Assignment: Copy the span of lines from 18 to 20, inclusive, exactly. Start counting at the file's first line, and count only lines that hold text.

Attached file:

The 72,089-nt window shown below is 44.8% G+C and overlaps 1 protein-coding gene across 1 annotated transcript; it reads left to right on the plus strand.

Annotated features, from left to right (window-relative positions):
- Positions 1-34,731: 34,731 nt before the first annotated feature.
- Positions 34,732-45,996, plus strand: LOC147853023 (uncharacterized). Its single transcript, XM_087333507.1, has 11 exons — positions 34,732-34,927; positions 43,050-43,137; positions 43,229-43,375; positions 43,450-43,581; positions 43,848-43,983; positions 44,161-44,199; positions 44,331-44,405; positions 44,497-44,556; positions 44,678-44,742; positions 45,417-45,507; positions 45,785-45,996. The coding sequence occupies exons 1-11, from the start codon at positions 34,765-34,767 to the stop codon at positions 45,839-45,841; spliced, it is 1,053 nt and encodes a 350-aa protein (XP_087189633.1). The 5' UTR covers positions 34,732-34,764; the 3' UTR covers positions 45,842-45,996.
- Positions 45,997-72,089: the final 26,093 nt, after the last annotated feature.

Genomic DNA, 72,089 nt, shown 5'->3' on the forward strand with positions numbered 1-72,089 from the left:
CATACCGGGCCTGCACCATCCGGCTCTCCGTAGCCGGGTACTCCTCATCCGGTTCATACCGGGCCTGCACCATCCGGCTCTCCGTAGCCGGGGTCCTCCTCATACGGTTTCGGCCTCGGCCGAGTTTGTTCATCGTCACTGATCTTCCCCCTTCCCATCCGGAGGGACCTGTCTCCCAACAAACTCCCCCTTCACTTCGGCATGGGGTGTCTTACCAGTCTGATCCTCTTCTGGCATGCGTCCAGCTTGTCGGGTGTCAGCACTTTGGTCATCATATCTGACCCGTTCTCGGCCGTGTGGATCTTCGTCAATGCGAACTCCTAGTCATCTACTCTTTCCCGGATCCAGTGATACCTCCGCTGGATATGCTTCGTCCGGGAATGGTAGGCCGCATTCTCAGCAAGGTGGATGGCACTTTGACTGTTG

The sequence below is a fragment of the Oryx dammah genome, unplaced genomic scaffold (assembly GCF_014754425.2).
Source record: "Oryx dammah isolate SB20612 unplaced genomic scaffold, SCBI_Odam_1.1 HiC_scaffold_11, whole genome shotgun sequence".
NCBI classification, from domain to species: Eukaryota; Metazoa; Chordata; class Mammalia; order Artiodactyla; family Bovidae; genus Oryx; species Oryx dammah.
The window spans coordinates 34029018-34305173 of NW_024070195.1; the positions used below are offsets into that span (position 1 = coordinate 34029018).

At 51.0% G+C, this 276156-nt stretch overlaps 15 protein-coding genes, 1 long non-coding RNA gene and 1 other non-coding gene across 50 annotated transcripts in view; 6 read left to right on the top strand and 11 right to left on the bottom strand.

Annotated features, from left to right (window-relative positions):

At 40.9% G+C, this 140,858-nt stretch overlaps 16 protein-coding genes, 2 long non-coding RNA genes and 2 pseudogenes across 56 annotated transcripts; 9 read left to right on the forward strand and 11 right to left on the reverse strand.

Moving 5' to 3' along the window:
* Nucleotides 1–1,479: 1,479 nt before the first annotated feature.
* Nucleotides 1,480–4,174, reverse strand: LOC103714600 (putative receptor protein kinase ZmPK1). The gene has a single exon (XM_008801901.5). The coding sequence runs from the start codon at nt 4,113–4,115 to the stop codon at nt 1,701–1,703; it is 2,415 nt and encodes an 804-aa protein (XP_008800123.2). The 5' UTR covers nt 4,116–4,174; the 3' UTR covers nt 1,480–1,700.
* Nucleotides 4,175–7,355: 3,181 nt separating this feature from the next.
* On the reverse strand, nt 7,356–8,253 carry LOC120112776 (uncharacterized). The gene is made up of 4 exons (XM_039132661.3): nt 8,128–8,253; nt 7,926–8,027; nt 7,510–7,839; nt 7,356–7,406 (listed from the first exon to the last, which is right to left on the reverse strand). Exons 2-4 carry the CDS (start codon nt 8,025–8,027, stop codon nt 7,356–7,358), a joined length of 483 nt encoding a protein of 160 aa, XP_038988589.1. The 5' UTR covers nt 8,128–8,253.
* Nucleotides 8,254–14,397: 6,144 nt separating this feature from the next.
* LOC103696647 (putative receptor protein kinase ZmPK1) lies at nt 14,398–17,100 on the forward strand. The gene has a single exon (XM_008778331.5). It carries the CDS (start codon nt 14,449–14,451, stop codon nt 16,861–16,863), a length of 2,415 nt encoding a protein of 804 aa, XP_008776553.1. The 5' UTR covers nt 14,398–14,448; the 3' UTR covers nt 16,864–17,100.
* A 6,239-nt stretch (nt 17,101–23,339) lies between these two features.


* Nucleotides 4,175–7,355: 3,181 nt separating this feature from the next.
* On the reverse strand, nt 7,356–8,253 carry LOC120112776 (uncharacterized). The gene is made up of 4 exons (XM_039132661.3): nt 8,128–8,253; nt 7,926–8,027; nt 7,510–7,839; nt 7,356–7,406 (listed from the first exon to the last, which is right to left on the reverse strand). Exons 2-4 carry the CDS (start codon nt 8,025–8,027, stop codon nt 7,356–7,358), a joined length of 483 nt encoding a protein of 160 aa, XP_038988589.1. The 5' UTR covers nt 8,128–8,253.
* Nucleotides 8,254–14,397: 6,144 nt separating this feature from the next.